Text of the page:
"The Tibetan Book of the Dead": A Biography

The Tibetan Book of the Dead A Biography The Tibetan Book of the Dead is the most famous Buddhist text in the West having sold than a million copies since it was first published in English in Carl Jung wrote a commentary on it Timothy

  • Title: "The Tibetan Book of the Dead": A Biography
  • Author: Donald S. Lopez Jr.
  • ISBN: 9780691134352
  • Page: 445
  • Format: Hardcover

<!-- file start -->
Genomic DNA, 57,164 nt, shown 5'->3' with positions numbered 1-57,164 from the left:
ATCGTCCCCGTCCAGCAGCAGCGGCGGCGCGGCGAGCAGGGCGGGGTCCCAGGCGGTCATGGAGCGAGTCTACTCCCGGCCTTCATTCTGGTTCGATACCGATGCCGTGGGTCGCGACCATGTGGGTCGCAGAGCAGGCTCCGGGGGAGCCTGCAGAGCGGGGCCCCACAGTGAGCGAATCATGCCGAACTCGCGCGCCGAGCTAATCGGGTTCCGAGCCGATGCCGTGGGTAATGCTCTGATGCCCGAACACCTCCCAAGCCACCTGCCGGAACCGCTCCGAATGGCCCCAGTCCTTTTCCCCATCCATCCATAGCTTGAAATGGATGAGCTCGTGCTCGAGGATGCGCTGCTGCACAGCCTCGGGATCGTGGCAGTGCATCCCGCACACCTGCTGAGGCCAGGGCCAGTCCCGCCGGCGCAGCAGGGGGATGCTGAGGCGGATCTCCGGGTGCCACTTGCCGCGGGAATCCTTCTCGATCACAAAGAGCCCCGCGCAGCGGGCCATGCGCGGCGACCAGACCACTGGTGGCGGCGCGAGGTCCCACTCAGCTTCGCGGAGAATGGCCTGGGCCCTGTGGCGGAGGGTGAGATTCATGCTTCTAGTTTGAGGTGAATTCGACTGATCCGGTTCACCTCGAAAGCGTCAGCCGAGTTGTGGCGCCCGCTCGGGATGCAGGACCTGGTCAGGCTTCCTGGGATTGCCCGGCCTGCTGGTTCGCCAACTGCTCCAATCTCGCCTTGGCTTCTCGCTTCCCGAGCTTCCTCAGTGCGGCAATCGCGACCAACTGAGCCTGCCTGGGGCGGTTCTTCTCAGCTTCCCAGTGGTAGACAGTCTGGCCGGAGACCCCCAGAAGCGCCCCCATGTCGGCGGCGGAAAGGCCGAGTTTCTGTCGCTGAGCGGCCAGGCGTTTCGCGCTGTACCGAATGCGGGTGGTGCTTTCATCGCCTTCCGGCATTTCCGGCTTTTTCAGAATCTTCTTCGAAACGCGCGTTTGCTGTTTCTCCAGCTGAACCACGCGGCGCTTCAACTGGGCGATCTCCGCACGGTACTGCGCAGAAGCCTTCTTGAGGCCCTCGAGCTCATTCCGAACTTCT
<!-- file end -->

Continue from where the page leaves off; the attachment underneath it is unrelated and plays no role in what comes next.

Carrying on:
• The Tibetan Book of the Dead is the most famous Buddhist text in the West, having sold than a million copies since it was first published in English in 1927 Carl Jung wrote a commentary on it, Timothy Leary redesigned it as a guidebook for an acid trip, and the Beatles quoted Leary s version in their song Tomorrow Never Knows More recently, the book has been adoptThe Tibetan Book of the Dead is the most famous Buddhist text in the West, having sold than a million copies since it was first published in English in 1927 Carl Jung wrote a commentary on it, Timothy Leary redesigned it as a guidebook for an acid trip, and the Beatles quoted Leary s version in their song Tomorrow Never Knows More recently, the book has been adopted by the hospice movement, enshrined by Penguin Classics, and made into an audiobook read by Richard Gere Yet, as acclaimed writer and scholar of Buddhism Donald Lopez writes, The Tibetan Book of the Dead is not really Tibetan, it is not really a book, and it is not really about death In this compelling introduction and short history, Lopez tells the strange story of how a relatively obscure and malleable collection of Buddhist texts of uncertain origin came to be so revered and so misunderstood in the West.The central character in this story is Walter Evans Wentz 1878 1965 , an eccentric scholar and spiritual seeker from Trenton, New Jersey, who, despite not knowing the Tibetan language and never visiting the country, crafted and named The Tibetan Book of the Dead In fact, Lopez argues, Evans Wentz s book is much American than Tibetan, owing a greater debt to Theosophy and Madame Blavatsky than to the lamas of the Land of Snows Indeed, Lopez suggests that the book s perennial appeal stems not only from its origins in magical and mysterious Tibet, but also from the way Evans Wentz translated the text into the language of a very American spirituality.